A Scientifically Proven Way to Lose With Groupon

We all know social-media companies love to focus on metrics like page views, users, likes, and tweets. It's so prevalent that investors might begin to believe in the hype that something other than earning money by providing a valuable product or service has meaning. However, when it comes to the bottom line, a company's value can be based on the usefulness of the good or service it provides. If it's a useful product that a lot of customers will pay a good price for, that company will probably have a sustainable business. If it's not a useful product, that company will only survive for as long as it can fool its customers.

And according to a recent academic paper, Groupon (Nasdaq: GRPN  ) has little time left to fool its customers or find a new model.

The study
Researchers collected information on deals held on LivingSocial, of which Amazon.com (Nasdaq: AMZN  ) owns 29%, and Groupon, as well as reviews for the companies selling deals on Yelp (NYSE: YELP  ) . The findings:

  • Companies increase the number of Yelp reviews by 84% the month after they run a Groupon compared with usual review growth of 5%.
  • These companies also lose about 0.12 points from their Yelp rating, which "suggests a significant number of merchants may lose a half-star [because of] rounding."
  • It notes that a previous study found that "a one-star increase in Yelp rating leads to a 9% increase in revenue."
  • Yelp reviews that mentioned "Groupon" or "coupon" had a 10% lower rating than average, and those that mentioned both had a 20% lower rating than average.

The study (link opens a PDF) takes note that some reviews on Yelp are hidden, and though it does not know how those hidden reviews are selected, it could not access 23% of all reviews.

The meaning
So while Groupon can give a business exposure and customers, it can have a negative effect on your Yelp rating. It's up to businesses to decide whether this trade-off might be worth it, but it seems there might be better ways to drum up business than paying for customers who end up writing slightly more negative reviews.

On the flip side
Groupon CEO Andrew Mason said in the company's IPO filing: "Expect us to make ambitious bets on our future that distract us from our current business. Some bets we'll get right, and others we'll get wrong, but we think it's the only way to continuously build disruptive products." It seems he knew that there was always the possibility that heavily discounted deals might not work out best for small businesses, and Groupon might have to come up with something new.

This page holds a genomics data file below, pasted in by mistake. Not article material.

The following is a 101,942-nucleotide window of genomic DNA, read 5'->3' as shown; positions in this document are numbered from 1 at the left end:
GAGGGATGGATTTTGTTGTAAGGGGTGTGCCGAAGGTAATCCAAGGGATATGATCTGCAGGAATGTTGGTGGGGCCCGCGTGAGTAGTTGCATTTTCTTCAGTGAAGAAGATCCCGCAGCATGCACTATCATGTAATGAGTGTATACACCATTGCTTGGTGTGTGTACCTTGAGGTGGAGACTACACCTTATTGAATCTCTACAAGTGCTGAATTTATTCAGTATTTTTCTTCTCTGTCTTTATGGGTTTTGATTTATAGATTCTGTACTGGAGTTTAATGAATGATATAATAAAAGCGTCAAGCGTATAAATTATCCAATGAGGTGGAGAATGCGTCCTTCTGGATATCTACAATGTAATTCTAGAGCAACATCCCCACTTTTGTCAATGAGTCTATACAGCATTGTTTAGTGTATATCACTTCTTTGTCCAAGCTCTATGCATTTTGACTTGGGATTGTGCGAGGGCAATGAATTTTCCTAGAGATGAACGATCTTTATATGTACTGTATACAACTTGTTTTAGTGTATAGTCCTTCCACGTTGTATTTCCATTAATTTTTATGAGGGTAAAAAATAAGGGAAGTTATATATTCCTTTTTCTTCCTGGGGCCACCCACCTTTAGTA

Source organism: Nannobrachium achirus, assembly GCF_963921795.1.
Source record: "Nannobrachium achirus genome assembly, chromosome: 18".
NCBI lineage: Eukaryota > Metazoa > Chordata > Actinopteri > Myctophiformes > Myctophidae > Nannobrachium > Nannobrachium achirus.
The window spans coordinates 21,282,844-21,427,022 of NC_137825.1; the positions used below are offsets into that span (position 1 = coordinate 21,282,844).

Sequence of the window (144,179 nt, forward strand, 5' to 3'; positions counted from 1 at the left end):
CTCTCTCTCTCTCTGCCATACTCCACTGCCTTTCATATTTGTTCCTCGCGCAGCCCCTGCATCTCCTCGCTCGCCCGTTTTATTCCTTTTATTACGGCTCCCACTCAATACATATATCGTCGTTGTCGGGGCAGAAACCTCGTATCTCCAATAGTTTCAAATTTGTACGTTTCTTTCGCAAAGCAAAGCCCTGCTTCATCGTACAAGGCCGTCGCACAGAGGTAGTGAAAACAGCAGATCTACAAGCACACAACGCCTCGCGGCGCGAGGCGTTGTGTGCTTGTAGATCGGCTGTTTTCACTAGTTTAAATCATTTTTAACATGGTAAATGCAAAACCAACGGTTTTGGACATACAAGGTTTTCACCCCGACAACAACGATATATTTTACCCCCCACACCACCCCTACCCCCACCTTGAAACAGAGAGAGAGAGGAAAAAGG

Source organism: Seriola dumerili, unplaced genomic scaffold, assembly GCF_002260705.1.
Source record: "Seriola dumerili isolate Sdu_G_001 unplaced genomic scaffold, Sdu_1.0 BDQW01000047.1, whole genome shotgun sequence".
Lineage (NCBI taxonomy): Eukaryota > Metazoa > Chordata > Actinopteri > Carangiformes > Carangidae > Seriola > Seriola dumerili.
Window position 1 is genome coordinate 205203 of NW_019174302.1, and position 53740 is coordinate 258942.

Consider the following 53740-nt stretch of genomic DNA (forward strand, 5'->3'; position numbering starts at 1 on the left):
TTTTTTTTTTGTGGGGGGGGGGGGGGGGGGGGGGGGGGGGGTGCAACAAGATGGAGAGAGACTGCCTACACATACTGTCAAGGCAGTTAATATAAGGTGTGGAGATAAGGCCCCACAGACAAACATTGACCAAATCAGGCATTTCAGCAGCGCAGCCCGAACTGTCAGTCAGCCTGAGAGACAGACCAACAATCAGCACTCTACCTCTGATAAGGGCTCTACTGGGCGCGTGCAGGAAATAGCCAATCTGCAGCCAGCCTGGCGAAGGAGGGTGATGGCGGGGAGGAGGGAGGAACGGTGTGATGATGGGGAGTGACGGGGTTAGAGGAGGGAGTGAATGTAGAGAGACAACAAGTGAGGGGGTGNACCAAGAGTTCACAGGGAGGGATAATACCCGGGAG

With its launch of Groupon Scheduler, which helps small businesses schedule appointments and staff, and acquisition of Fee Fighters, a company that helps comparison-shop for credit card processing, it appears Groupon does want to pivot to provide better value to its customers. However, as the market destroyed the stock's value and accounting issues sprang up, Mason took a different tone and said the company needs to focus on "not taking stupid risks." If Groupon sticks with its current model, I would fear that its value proposition to customers erodes, eventually cutting into its margins and proving skeptics correct.

Selling murky value
Facebook
(Nasdaq: FB  ) has run into the same issue: Does advertising with the site actually work? You can argue that the $992 million in revenue it generated through advertising last quarter proves that it does. On the other hand, the third largest advertiser in the U.S., General Motors (NYSE: GM  ) pulled its $10 million in advertising from the site after deciding the ads had little impact. Of course, General Motors still keeps up its Facebook page and pages for its brands, which allows it to connect with the users who like the pages for free. However, Facebook recently disclosed that 83 million users might be duplicates, misclassified, or undesirable accounts. Think dogs with a Facebook profile. This back and forth could go on.

If only measuring the value of Groupon and Facebook were easy. As their customers have doubts, they will both have to prove the value of their service. If they can't, customers will take their bets off these new advertising channels, and investors will follow.

For a further in-depth look at Facebook's prospects as an investment, including four key areas you must watch and three reasons to buy and sell now to help you reach your own decision, check out our brand-new premium report on the social network. The report also comes with free critical news updates for one full year, so grab your copy of our Facebook report today.

Fool contributor Dan Newman actually has bought a Groupon and would buy another. He holds no position in any of the above companies. Follow him on Twitter, @TMFHelloNewman.

The Motley Fool owns shares of Facebook and Amazon.com.
Motley Fool newsletter services have recommended buying shares of General Motors, Facebook, and Amazon.com. We Fools don't all hold the same opinions, but we all believe that considering a diverse range of insights makes us better investors. Try any of our Foolish newsletter services free for 30 days. The Motley Fool has a disclosure policy.


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